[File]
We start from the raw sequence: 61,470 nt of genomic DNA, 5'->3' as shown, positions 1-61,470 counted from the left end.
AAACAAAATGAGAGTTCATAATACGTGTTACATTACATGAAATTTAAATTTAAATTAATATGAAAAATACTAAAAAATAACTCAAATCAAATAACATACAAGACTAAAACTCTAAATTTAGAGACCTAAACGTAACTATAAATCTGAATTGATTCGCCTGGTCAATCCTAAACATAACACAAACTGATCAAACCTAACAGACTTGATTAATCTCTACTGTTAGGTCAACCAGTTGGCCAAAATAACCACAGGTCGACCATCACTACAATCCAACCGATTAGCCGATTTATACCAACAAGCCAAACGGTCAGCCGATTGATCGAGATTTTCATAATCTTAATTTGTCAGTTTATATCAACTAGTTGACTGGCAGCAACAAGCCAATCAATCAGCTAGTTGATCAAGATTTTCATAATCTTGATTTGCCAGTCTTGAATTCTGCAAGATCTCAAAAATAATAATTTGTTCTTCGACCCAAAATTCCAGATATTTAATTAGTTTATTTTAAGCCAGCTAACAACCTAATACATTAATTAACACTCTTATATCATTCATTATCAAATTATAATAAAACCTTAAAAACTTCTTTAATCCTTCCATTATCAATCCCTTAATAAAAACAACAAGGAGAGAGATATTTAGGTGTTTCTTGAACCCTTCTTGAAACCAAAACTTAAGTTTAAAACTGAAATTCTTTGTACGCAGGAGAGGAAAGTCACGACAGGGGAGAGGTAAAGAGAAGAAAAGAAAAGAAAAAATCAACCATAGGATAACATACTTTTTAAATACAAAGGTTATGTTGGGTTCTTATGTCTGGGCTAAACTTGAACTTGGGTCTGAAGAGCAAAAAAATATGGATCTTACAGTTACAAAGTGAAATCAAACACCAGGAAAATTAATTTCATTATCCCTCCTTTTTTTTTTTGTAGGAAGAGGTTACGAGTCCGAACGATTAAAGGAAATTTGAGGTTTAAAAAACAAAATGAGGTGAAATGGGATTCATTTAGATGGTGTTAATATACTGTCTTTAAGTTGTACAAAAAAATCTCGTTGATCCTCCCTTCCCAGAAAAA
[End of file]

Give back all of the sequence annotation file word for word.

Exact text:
We start from the raw sequence: 61,470 nt of genomic DNA, 5'->3' as shown, positions 1-61,470 counted from the left end.
AAACAAAATGAGAGTTCATAATACGTGTTACATTACATGAAATTTAAATTTAAATTAATATGAAAAATACTAAAAAATAACTCAAATCAAATAACATACAAGACTAAAACTCTAAATTTAGAGACCTAAACGTAACTATAAATCTGAATTGATTCGCCTGGTCAATCCTAAACATAACACAAACTGATCAAACCTAACAGACTTGATTAATCTCTACTGTTAGGTCAACCAGTTGGCCAAAATAACCACAGGTCGACCATCACTACAATCCAACCGATTAGCCGATTTATACCAACAAGCCAAACGGTCAGCCGATTGATCGAGATTTTCATAATCTTAATTTGTCAGTTTATATCAACTAGTTGACTGGCAGCAACAAGCCAATCAATCAGCTAGTTGATCAAGATTTTCATAATCTTGATTTGCCAGTCTTGAATTCTGCAAGATCTCAAAAATAATAATTTGTTCTTCGACCCAAAATTCCAGATATTTAATTAGTTTATTTTAAGCCAGCTAACAACCTAATACATTAATTAACACTCTTATATCATTCATTATCAAATTATAATAAAACCTTAAAAACTTCTTTAATCCTTCCATTATCAATCCCTTAATAAAAACAACAAGGAGAGAGATATTTAGGTGTTTCTTGAACCCTTCTTGAAACCAAAACTTAAGTTTAAAACTGAAATTCTTTGTACGCAGGAGAGGAAAGTCACGACAGGGGAGAGGTAAAGAGAAGAAAAGAAAAGAAAAAATCAACCATAGGATAACATACTTTTTAAATACAAAGGTTATGTTGGGTTCTTATGTCTGGGCTAAACTTGAACTTGGGTCTGAAGAGCAAAAAAATATGGATCTTACAGTTACAAAGTGAAATCAAACACCAGGAAAATTAATTTCATTATCCCTCCTTTTTTTTTTTGTAGGAAGAGGTTACGAGTCCGAACGATTAAAGGAAATTTGAGGTTTAAAAAACAAAATGAGGTGAAATGGGATTCATTTAGATGGTGTTAATATACTGTCTTTAAGTTGTACAAAAAAATCTCGTTGATCCTCCCTTCCCAGAAAAA